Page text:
Family Finance Part II: Saving

by Kelsey Norwood

in Finances

Family Finance Part I: Earning
Family Finance Part III: Spending

piggy bank

Saving money is another key to having a financially secure future, which is what we all want for ourselves and for our families. Start teaching your children to save money when they are young. I live by the following rule: Set aside 10% of all income in a savings account and don’t touch it! You would be amazed at how much of your hard earned money you can hold onto by saving just one out of every ten dollars. If your budget is tight, start by saving as much as you can, even if that’s only two or three percent. Try to work your way up to saving ten percent each paycheck.

Not saving leaves you with nothing to show for your long and hard days on the job. Ten percent of each paycheck really adds up to a substantial amount of money. For example, say I make $3000 per month. If I set aside ten percent of $3000, I would be saving $300 dollars per month, which isn’t a very big chunk out of my paycheck. If I’m watching where I spend and living on a budget, I shouldn’t even miss that $300. If I saved $300 every month, I would save $3600 by the end of the year! I am going to be a lot happier having that money in a savings account to use for an emergency or retirement than blowing it on movies or eating out.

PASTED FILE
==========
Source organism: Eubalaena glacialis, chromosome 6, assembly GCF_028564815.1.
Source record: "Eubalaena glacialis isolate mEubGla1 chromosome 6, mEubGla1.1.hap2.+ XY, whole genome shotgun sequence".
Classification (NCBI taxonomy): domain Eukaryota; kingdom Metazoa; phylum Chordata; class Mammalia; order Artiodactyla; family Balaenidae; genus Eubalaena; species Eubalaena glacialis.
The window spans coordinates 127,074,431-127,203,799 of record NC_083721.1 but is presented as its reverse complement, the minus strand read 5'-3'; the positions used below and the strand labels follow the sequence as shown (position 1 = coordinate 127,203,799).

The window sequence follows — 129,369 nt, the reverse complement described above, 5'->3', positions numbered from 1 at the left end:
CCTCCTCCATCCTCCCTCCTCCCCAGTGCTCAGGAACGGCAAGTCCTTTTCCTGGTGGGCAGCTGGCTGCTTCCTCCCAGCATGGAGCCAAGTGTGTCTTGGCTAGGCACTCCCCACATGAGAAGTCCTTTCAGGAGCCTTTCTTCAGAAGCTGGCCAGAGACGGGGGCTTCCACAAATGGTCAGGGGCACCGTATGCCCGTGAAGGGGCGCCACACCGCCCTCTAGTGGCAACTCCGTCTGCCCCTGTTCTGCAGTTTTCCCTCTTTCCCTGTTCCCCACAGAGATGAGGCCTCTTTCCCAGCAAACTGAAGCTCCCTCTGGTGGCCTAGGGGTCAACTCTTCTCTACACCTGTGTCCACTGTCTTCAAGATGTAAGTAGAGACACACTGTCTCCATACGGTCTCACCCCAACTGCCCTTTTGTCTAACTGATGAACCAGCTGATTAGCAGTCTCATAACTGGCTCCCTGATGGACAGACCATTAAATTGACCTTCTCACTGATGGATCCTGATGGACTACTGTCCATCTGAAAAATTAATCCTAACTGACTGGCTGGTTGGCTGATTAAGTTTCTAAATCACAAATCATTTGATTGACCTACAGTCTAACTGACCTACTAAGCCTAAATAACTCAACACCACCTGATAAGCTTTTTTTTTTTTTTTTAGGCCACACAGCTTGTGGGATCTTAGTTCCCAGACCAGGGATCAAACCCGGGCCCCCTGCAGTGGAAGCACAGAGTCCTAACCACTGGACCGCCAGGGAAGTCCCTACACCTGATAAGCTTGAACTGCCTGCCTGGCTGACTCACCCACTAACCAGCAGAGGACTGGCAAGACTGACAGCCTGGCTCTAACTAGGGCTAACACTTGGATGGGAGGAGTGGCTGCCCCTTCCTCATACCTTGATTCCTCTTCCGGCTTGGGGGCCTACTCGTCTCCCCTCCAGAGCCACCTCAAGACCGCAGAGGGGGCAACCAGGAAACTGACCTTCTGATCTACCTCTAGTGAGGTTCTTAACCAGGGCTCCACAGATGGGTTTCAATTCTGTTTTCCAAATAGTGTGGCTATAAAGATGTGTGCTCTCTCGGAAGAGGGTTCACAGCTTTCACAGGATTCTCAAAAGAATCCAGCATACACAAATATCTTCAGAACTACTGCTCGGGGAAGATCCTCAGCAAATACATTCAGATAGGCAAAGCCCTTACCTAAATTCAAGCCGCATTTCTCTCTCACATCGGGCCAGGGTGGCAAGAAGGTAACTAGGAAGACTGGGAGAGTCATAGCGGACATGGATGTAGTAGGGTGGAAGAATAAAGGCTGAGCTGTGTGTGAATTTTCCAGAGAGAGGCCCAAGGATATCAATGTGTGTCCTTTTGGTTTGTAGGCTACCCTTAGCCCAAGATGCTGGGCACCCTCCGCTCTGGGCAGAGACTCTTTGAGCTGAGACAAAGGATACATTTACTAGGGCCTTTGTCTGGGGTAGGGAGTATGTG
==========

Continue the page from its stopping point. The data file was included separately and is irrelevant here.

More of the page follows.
Start practicing saving as much as you can each paycheck, and teach your children to do the same. A child who learns how to save grows into an adult who can stick to a budget and live on less than they earn to avoid getting into debt. You could even practice saving as a family. For example, you could implement an incentive for getting the kitchen clean after dinner. If everyone helps and the cleaning is all done within 15 minutes after dinner, put a pre-determined amount into a special jar. Choose something you want to do as a family, like going on vacation or getting bikes or some other recreational equipment for everyone. Save that money until there is enough to get or do what you all decided on and then take it out and spend it as a family! Once the jar is empty, start over again. This is something we do in our family, and it helps us clean up quickly as well as create a fund for us to use to do something fun together as a family. Your children will learn at least two lessons: (1) cleaning up happens faster when we all work together, and (2) saving money allows us to do something really fun that might cost a lot of money. Saving all that money for something really fun down the road is better than spending everything I earn as soon as I earn it.

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